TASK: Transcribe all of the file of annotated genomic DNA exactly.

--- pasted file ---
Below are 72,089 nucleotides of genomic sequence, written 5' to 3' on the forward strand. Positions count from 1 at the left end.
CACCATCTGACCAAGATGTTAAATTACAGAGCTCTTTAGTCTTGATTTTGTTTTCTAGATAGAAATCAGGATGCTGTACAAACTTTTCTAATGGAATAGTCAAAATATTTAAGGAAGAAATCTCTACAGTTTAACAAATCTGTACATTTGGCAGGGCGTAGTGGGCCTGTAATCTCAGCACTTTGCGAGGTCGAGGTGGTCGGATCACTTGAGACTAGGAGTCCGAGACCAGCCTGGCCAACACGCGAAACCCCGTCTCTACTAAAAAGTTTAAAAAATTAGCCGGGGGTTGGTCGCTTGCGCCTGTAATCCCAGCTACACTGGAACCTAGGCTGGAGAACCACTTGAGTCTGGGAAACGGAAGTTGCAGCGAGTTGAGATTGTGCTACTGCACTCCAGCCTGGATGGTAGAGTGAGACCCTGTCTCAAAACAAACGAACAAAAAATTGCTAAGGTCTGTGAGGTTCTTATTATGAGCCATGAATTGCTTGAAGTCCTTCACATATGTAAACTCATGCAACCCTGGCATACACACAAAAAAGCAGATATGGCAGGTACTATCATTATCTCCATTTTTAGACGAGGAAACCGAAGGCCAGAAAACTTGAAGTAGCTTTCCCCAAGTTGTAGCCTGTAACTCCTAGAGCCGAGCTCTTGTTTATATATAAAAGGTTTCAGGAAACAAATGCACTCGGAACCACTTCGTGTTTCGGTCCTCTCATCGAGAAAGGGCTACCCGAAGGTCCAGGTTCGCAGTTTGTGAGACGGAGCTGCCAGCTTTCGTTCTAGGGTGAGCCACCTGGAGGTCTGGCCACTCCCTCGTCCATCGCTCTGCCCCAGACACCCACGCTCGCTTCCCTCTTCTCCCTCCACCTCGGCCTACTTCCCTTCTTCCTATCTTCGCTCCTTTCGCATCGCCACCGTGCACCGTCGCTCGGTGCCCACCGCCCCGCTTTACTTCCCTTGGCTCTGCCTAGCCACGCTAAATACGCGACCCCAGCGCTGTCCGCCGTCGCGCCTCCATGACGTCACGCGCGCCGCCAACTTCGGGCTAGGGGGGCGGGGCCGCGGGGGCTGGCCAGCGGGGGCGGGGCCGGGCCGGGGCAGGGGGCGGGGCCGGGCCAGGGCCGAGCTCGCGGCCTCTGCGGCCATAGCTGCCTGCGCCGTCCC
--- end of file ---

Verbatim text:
Below are 72,089 nucleotides of genomic sequence, written 5' to 3' on the forward strand. Positions count from 1 at the left end.
CACCATCTGACCAAGATGTTAAATTACAGAGCTCTTTAGTCTTGATTTTGTTTTCTAGATAGAAATCAGGATGCTGTACAAACTTTTCTAATGGAATAGTCAAAATATTTAAGGAAGAAATCTCTACAGTTTAACAAATCTGTACATTTGGCAGGGCGTAGTGGGCCTGTAATCTCAGCACTTTGCGAGGTCGAGGTGGTCGGATCACTTGAGACTAGGAGTCCGAGACCAGCCTGGCCAACACGCGAAACCCCGTCTCTACTAAAAAGTTTAAAAAATTAGCCGGGGGTTGGTCGCTTGCGCCTGTAATCCCAGCTACACTGGAACCTAGGCTGGAGAACCACTTGAGTCTGGGAAACGGAAGTTGCAGCGAGTTGAGATTGTGCTACTGCACTCCAGCCTGGATGGTAGAGTGAGACCCTGTCTCAAAACAAACGAACAAAAAATTGCTAAGGTCTGTGAGGTTCTTATTATGAGCCATGAATTGCTTGAAGTCCTTCACATATGTAAACTCATGCAACCCTGGCATACACACAAAAAAGCAGATATGGCAGGTACTATCATTATCTCCATTTTTAGACGAGGAAACCGAAGGCCAGAAAACTTGAAGTAGCTTTCCCCAAGTTGTAGCCTGTAACTCCTAGAGCCGAGCTCTTGTTTATATATAAAAGGTTTCAGGAAACAAATGCACTCGGAACCACTTCGTGTTTCGGTCCTCTCATCGAGAAAGGGCTACCCGAAGGTCCAGGTTCGCAGTTTGTGAGACGGAGCTGCCAGCTTTCGTTCTAGGGTGAGCCACCTGGAGGTCTGGCCACTCCCTCGTCCATCGCTCTGCCCCAGACACCCACGCTCGCTTCCCTCTTCTCCCTCCACCTCGGCCTACTTCCCTTCTTCCTATCTTCGCTCCTTTCGCATCGCCACCGTGCACCGTCGCTCGGTGCCCACCGCCCCGCTTTACTTCCCTTGGCTCTGCCTAGCCACGCTAAATACGCGACCCCAGCGCTGTCCGCCGTCGCGCCTCCATGACGTCACGCGCGCCGCCAACTTCGGGCTAGGGGGGCGGGGCCGCGGGGGCTGGCCAGCGGGGGCGGGGCCGGGCCGGGGCAGGGGGCGGGGCCGGGCCAGGGCCGAGCTCGCGGCCTCTGCGGCCATAGCTGCCTGCGCCGTCCC